I did a small ACH transfer between my banks on Friday and it normally takes 2 days tops, to see it go through. Nothing as of today, Monday. Yes, Sunday was the 4th of July, but isn’t this system computerized and automated? Does a human actually have to approve and sign off on EVERY ACH transaction?
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It’s a federal holiday. The computers get off too.
Not sure if you’re just kidding, but computers are usually left on 24/7.
I don’t know if you’ve noticed, but banks will use any excuse they can to hold on to your money longer. Funny how credit cards can post charges on holidays but payments only show up on business days.
You are really going to love that you won’t see that money until Wednesday.
ACHs are automated, but still work on the “daily batch” concept - and batches don’t get run on weekends and holidays. A “day” means business day, not calendar day.
Less than 2 bucks so won’t sweat it. It’s still ridiculous they get away with that, but when you use a debit card to buy something, the money is out of your bank account instantly.
If you run it through as debit, yes, but if you run it through as credit, it usually takes a couple days. I sometimes buy gas to fulfill rewards checking transaction fulfillments and the charges often take 2, 3, sometimes 4 days and in the meantime my available balance is unchanged.
I imagine there would be more national outrage about it if short term interest rates were above 0%.
They’re two entirely different products, provided by third party service providers. It’s like saying it is ridiculous grocery stores get away with charging $8 for steaks, when the chicken is $2.
Besides, do you think with a debit purchase, the merchant gets the money instantly? Most of the time the merchant gets the money 2-3 days after the transaction - which is the same timeframe as your ACH transfer, you just don’t see the back half of the transfer when it’s going to a merchant.
IIRC the reason was that the ACH network association does not resolve payments when the Federal Reserve settlement systems are closed. They’re open like 11 hours per weekday except on federal holidays.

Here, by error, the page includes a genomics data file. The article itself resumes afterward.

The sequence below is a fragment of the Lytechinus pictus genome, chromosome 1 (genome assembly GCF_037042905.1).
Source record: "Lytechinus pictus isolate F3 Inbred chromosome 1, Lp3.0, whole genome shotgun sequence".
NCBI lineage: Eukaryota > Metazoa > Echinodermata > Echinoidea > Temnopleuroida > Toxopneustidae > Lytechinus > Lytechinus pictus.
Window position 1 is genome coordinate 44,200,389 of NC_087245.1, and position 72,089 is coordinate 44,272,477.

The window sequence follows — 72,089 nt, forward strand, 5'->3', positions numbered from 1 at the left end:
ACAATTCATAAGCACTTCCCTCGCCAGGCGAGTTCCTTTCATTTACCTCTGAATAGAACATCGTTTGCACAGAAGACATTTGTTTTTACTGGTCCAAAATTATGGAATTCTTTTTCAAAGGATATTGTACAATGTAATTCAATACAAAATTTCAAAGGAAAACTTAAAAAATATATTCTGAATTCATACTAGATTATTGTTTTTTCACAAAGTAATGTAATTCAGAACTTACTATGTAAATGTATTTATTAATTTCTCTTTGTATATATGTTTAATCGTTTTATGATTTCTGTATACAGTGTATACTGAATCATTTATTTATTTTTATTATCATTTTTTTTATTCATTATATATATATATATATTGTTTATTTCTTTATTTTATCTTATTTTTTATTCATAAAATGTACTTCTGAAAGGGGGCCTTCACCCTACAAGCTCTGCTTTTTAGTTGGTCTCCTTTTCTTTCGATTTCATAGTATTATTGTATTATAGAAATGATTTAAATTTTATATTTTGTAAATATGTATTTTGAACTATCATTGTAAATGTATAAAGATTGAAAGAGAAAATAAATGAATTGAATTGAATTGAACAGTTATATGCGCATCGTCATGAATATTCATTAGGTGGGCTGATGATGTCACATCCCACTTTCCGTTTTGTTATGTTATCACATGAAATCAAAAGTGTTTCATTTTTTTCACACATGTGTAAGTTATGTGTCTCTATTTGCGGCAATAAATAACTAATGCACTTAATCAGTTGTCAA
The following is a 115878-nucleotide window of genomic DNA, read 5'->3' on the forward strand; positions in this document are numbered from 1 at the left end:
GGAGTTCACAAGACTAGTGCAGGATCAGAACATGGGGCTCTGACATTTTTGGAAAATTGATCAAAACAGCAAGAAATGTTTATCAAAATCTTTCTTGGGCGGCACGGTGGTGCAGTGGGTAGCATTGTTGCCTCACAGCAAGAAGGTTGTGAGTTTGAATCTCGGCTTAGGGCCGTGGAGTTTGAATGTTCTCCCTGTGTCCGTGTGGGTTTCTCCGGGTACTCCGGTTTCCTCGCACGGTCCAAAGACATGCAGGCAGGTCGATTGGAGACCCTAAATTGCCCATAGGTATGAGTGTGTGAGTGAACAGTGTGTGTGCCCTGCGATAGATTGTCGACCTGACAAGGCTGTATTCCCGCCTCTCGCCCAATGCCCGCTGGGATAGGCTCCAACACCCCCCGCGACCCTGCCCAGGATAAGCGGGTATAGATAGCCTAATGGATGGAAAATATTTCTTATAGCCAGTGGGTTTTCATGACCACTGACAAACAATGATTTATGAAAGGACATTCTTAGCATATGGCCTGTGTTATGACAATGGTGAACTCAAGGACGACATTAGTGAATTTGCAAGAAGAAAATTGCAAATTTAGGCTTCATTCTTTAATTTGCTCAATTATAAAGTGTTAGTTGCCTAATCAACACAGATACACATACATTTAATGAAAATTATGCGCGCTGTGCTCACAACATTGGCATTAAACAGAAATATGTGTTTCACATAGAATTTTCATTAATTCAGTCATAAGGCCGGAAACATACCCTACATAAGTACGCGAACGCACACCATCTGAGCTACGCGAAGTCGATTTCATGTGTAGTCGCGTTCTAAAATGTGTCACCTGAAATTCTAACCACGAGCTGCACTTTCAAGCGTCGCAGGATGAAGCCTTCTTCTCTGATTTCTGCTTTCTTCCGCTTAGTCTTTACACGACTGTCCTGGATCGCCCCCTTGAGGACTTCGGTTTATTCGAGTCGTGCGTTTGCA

Once you’ve use Zelle though, the ACH really seems pretty clunky and antiquated even with its supposed 4 same day processing windows. But that’s also the cost of the protections and verification in the ACH system. Try to get your money back from fraudulent Zelle transfer and you’re just SoL. Still, everything would be much simpler if ACH worked every day of the week and most transactions were same day or at worst next day.
ACH is still so slow because banks still want it to be slow because they make more money that way. Thats the only real reason.
Interesting read :
I’ve wondered why ACH offers 3 transfer speeds at all. Should all be same day or next day if after hours. What’s the point of offering a two-day transfer speed? Just schedule a same day transfer two days later. Unless the whole point is to indulge banks’ scheme to keep your money longer.
There’s the process of settling the transfer. I don’t think there’s any bank that holds a 3-day ACH pull, because after three days the transaction has settled. Banks that post then hold a transfer is posting it in anticipation of the transaction settling.
To be clear, the more money isn’t from any float from keeping your money a couple days before depositing it in the destination account. It’s from the added fees from the quicker wire transfers, etc people use when the ACH timeframe isn’t quick enough.
My own opinion is that faster is always better. But if it helps keep ACH transfers free, I’m fine with fees from quicker transfers subsidizing slightly slower ACH options. As it is, I have a handful of accounts that charge for initiating outbound ACH transfers.
Brokerages, right? If not …
No, BoA charges on regular checking accounts for any ACH push. When asked how to avoid the fee, they told me that Zelle was free (albeit useless for the purpose of transferring money between my own accounts at different banks). I promptly accepted their sign-up bonus money and closed my checking account as soon as I could.
If you read the article linked by jerosen, I think the interchange fees are optional (and most banks don’t charge them) and were forced onto NACHA by big banks in 2016.
I agree with that logic too. BUT only IF that was the only choice.
Banks make $200B a year in profits so I think they can take a minor hit on their profits so we get a little convienice without payin.
Exactly. Interior CU was the most recent I ran into. Only $2 for up to $15k, but a fee nonetheless.
With Interior FCU I setup small deposits early on with TIAA Bank. When the CD matured I transferred balance to Savings.
Easy free ACH transfer of funds into TIAA.